So, a job search is different from dating because you are focusing on cultivating connections for your career. It’s important for a job seeker to build relationships for a career rather than focusing narrowly on landing the next job. 

3 Ways to Stand Out in a Data Job Interview in 2024

  1. Showcase your other skills besides tech skills
  2. Highlight how you align with the company and their values. 
  3. Make sure to demonstrate your problem-solving skills in the technical interview. Employers often tell me that in a technical interview, they’re less interested in you getting the answer right and more in seeing how you think to solve the problem. 

What kinds of jobs do Flatiron School bootcamp graduates typically land? 

Flatiron School bootcamp grads get hired as data analysts and data scientists. Our graduates have interviewed for data science related jobs that feature a range of titles, such as: Data Scientist, Junior Data Scientist, Data Engineer, Junior Data Science Apprentice, Data Analyst, Associate Consultant, Datametrics Software Engineer, Sr. Specialist-Quantitative Analytics and Data Science, Senior Marketing Technology Analyst, and Business Analyst.

What’s your advice to anyone who is considering enrolling in a bootcamp like Flatiron School in order to be successful in 2024?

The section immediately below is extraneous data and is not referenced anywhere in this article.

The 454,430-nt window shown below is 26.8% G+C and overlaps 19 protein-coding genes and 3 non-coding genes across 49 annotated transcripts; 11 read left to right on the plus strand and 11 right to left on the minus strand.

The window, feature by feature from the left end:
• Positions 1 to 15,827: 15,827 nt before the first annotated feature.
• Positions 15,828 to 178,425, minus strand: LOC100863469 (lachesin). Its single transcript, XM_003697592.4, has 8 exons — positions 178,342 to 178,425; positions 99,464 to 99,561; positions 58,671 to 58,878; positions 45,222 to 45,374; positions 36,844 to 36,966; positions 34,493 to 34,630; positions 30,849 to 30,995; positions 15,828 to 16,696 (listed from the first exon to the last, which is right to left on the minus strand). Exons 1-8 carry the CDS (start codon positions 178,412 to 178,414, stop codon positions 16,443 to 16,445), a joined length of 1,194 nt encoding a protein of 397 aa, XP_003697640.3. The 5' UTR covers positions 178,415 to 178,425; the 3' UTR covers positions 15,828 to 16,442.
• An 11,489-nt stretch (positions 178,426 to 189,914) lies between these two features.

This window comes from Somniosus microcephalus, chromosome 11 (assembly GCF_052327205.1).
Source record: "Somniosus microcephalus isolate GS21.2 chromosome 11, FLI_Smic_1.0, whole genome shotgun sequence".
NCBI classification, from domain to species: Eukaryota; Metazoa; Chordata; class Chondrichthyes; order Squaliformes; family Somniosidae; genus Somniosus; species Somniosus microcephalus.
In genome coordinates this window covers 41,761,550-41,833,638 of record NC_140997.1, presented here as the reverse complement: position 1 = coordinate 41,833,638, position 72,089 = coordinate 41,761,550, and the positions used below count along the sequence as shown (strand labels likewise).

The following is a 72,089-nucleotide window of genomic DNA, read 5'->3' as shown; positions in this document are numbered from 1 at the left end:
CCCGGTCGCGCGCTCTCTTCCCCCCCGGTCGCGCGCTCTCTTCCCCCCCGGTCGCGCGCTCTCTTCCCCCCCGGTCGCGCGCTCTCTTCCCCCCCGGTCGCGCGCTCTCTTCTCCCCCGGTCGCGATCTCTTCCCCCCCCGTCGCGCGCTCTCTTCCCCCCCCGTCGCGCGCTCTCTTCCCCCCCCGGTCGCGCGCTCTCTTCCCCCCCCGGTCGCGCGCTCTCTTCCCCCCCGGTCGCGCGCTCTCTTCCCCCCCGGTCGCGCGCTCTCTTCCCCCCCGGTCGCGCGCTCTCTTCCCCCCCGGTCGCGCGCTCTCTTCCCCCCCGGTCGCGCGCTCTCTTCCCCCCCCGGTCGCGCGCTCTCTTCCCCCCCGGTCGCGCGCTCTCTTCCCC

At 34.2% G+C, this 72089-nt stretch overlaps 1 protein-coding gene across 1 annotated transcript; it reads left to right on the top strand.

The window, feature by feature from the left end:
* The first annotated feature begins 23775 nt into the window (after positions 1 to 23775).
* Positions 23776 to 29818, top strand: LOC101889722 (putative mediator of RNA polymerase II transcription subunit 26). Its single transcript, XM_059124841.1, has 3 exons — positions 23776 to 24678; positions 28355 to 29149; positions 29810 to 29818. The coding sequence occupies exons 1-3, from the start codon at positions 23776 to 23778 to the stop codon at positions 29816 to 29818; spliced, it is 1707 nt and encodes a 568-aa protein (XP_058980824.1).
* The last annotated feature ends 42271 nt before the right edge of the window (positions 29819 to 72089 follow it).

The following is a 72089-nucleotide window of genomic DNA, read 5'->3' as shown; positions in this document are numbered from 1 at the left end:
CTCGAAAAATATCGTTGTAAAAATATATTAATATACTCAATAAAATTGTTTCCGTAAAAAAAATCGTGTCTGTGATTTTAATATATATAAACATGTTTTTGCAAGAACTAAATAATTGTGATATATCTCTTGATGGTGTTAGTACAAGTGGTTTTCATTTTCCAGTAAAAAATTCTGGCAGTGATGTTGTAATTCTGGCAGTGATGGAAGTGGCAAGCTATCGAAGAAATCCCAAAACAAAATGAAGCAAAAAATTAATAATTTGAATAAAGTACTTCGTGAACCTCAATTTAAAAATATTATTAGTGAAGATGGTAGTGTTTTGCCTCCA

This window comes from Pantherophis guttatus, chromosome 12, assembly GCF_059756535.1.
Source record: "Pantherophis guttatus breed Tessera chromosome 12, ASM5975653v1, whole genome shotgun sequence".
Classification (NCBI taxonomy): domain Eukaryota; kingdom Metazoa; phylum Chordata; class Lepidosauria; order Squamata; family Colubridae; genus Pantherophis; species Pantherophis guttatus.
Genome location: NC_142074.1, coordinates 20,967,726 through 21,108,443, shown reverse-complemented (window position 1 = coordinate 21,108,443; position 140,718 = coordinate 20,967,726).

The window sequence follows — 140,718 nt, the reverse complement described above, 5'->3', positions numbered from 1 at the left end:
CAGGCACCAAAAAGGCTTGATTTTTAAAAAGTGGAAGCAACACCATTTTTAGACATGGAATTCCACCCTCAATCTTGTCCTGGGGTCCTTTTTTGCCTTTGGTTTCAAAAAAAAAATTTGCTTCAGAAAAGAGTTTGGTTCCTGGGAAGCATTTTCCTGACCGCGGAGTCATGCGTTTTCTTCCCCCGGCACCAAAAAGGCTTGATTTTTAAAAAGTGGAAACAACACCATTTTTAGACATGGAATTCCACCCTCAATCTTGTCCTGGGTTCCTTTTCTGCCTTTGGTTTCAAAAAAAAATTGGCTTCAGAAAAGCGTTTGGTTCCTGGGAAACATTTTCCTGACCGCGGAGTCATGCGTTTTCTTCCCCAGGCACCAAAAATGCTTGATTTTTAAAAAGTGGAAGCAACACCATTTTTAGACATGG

My biggest piece of advice to somebody considering enrolling in a bootcamp is: Figure out what you like to do and think about who you are, and then show up as who you are in your projects. Aligning your story, values, and interests in your project choices tells a story to an employer and really helps in your job search. In a bootcamp, you create a project portfolio, so think about projects that reflect who you are and what's important to you. When an employer looks at your resume as a bootcamp grad, they're looking very deeply at your projects and want to know that you understand the technology, but also what each project says about you.

Once you’re in the bootcamp, connect with the people in your cohort! We found that students who direct message (DM) at least 17% of their cohortmates get jobs faster. For some people, a scary element about the job search is making connections with new people, so start breaking down those barriers by making connections with people in your cohort. Connect with your instructors and everyone else on the team. Start planting seeds for your job search that you can cultivate at the end of your bootcamp experience. Build your LinkedIn and start making LinkedIn connection requests. As you're thinking about a bootcamp, start telling everybody you know that you're entering a bootcamp and will be job seeking when it’s done. 

Find out more and read Flatiron School reviews on Course Report. This article was produced by the Course Report team in partnership with Flatiron School.

About The Author

Jess Feldman

Jess Feldman

Jess Feldman is an accomplished writer and the Content Manager at Course Report, the leading platform for career changers who are exploring coding bootcamps. With a background in writing, teaching, and social media management, Jess plays a pivotal role in helping Course Report readers make informed decisions about their educational journey.